The team of certified child-family life specialists at M Health Fairview University of Minnesota Masonic Children’s Hospital are a key part of what makes our hospital special. They help children and their family members cope during a hospital visit, while offering developmentally appropriate psycho-social support to reduce the stress, fear, and anxiety of a hospitalization or medical procedure. In addition to all of that work, they help kids can be kids – even while they’re in the hospital.
In honor of National Child Life Month, we caught up with Child-Family Life Specialist Nancy Her, CCLS, to learn more about the important work of the Child-Family Life Services team, which is funded in part by donations.
What does a certified child-family life specialist do?
Child-family life specialists support children and families through stressful life events. In the hospital, child-family life specialists provide developmentally appropriate preparation and education to patients and families undergoing new medical diagnosis and procedures, use therapeutic interventions to create ways to meet patient and family goals and needs, provide procedural support, and normalize the hospital environment through developmental play.
How is the child-family life specialist connected to the rest of the healthcare team?
Child-family life specialists are essential members of the multidisciplinary team. We collaborate with doctors, nurses, social workers, therapists, and others to create family-centered care coping plans for patients and families.
Where do child-family life specialists work in the hospital?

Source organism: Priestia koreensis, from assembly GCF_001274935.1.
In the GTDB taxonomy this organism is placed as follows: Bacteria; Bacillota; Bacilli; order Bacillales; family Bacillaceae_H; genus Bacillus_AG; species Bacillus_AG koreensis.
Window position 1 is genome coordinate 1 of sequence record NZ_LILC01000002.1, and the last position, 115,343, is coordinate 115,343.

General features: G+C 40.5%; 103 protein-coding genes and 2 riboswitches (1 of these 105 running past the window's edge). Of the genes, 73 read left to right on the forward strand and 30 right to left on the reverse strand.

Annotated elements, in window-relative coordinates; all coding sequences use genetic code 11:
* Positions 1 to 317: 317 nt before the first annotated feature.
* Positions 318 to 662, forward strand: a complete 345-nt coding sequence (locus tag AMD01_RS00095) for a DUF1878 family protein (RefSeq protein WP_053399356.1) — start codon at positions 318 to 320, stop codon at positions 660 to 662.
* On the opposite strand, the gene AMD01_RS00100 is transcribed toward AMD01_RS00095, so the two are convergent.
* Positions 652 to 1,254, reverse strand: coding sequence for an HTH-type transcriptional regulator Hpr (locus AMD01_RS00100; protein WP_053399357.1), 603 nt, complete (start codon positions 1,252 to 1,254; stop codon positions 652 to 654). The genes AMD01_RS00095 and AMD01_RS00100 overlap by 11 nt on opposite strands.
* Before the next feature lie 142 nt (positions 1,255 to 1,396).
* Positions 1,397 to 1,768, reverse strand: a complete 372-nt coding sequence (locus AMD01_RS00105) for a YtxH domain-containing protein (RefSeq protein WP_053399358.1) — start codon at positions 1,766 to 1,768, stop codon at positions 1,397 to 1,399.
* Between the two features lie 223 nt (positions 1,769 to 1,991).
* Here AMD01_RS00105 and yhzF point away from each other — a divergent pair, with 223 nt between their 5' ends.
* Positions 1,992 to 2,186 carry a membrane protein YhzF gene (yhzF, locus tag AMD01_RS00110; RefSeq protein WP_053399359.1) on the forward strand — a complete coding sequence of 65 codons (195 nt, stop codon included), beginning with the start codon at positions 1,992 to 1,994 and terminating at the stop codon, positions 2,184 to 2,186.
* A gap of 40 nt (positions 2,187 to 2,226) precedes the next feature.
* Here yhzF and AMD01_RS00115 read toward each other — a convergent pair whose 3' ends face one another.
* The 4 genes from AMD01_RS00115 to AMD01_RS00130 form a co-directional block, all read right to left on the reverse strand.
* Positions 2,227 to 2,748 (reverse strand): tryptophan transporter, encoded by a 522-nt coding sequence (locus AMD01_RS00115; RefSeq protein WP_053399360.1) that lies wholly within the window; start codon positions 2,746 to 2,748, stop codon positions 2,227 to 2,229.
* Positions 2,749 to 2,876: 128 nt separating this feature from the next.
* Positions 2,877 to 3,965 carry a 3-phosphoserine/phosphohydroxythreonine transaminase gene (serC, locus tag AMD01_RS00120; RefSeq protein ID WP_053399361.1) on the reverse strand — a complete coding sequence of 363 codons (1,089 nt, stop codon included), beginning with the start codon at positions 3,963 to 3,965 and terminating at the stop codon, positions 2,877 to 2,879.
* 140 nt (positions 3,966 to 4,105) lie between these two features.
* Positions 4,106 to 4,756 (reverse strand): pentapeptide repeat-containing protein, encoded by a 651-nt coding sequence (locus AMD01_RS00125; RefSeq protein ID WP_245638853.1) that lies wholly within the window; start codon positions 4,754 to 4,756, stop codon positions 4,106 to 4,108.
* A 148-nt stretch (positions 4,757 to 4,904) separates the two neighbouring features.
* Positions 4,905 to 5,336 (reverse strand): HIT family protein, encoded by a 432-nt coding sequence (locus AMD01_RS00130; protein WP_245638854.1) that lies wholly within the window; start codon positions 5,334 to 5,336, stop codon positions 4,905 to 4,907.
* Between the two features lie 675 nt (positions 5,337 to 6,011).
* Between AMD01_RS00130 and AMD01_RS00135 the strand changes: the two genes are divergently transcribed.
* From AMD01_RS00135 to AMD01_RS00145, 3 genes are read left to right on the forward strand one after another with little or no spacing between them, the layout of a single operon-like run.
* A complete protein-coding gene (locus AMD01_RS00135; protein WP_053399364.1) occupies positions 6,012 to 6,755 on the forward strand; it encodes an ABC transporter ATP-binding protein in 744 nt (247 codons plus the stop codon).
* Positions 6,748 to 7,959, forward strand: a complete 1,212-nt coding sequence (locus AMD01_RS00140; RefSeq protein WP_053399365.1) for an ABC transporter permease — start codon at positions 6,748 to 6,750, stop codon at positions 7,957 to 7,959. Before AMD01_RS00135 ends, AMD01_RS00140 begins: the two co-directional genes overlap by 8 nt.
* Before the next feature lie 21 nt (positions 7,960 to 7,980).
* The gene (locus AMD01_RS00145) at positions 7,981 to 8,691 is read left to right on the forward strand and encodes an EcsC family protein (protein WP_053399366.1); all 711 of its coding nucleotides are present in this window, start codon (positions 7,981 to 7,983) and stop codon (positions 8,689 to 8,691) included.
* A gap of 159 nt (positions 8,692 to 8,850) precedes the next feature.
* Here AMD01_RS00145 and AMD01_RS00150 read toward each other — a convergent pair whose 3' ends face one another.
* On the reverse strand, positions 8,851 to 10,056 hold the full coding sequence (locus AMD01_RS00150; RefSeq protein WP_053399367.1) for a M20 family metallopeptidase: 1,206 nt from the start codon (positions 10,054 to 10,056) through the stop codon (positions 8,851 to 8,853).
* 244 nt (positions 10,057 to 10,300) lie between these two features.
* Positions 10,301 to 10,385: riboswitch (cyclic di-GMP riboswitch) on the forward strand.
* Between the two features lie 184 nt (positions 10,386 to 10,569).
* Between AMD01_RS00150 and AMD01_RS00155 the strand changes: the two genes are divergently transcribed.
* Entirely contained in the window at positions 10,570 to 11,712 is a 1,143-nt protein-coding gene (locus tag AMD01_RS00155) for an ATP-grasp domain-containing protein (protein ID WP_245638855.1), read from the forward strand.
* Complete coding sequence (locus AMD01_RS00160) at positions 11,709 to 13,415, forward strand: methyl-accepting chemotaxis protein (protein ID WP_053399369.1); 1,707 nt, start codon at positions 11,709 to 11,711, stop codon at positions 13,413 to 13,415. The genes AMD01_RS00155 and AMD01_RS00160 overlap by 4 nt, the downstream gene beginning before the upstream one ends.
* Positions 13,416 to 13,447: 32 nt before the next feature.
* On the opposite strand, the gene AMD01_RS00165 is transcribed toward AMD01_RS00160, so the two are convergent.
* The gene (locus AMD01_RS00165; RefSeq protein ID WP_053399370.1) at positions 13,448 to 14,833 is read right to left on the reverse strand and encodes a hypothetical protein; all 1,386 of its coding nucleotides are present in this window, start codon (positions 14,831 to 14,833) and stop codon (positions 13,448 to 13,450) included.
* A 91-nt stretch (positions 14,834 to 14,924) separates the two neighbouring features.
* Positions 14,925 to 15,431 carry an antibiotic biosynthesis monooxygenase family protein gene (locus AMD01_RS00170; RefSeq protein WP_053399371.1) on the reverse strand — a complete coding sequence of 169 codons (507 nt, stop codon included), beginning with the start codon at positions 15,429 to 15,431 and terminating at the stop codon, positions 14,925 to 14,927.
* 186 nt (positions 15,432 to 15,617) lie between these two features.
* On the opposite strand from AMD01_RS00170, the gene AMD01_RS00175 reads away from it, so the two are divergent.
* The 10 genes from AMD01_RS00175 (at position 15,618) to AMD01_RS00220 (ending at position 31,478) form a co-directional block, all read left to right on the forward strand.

The child-family life specialists at M Health Fairview University of Minnesota Masonic Children's Hospital are based in many areas of the hospital, including the inpatient units, outpatient clinics, emergency department, surgery center, and sedation unit. I have worked as a child-family life specialist for about six years. I started as a child-family life specialist on the casual team, meaning I worked in all areas of the hospital as needed. I then spent three years working in the emergency department. I currently work as the child-family life specialist in the surgery center.
How does the Child-Family Life department’s work affect patients and families in the hospital?
Patients and families often come to the hospital with healthcare-related fears and anxieties. Our role as child-family life specialists is to help decrease those fears and anxieties, and to help create positive coping strategies.
Why are you passionate about your role?
I really enjoy creating and developing a coping plan with patients and families. It's amazing to see and hear a patient tell me that they CAN do something they believe is difficult, when at first they tell me that they can't. It's empowering.
What surprises people about your role?
People are often surprised by the amount of work, training, and education it takes to become a certified child life specialist. The requirements include at least a bachelor's degree – preferably in a child development related field of study – a completion of 10 required courses approved by the Association of Child Life Professionals, a minimum of 600 hours of a child life clinical internship, and to register and pass the child life certification exam.
How do the hospital’s child-family life services differentiate our children’s hospital care?
The hospital's Child-Family Life Services provide a unique level of support to patients and families. Aside from supporting a patient's healthcare needs, we help patients meet their developmental milestones, psychosocial needs, and we celebrate all of the big and little wins.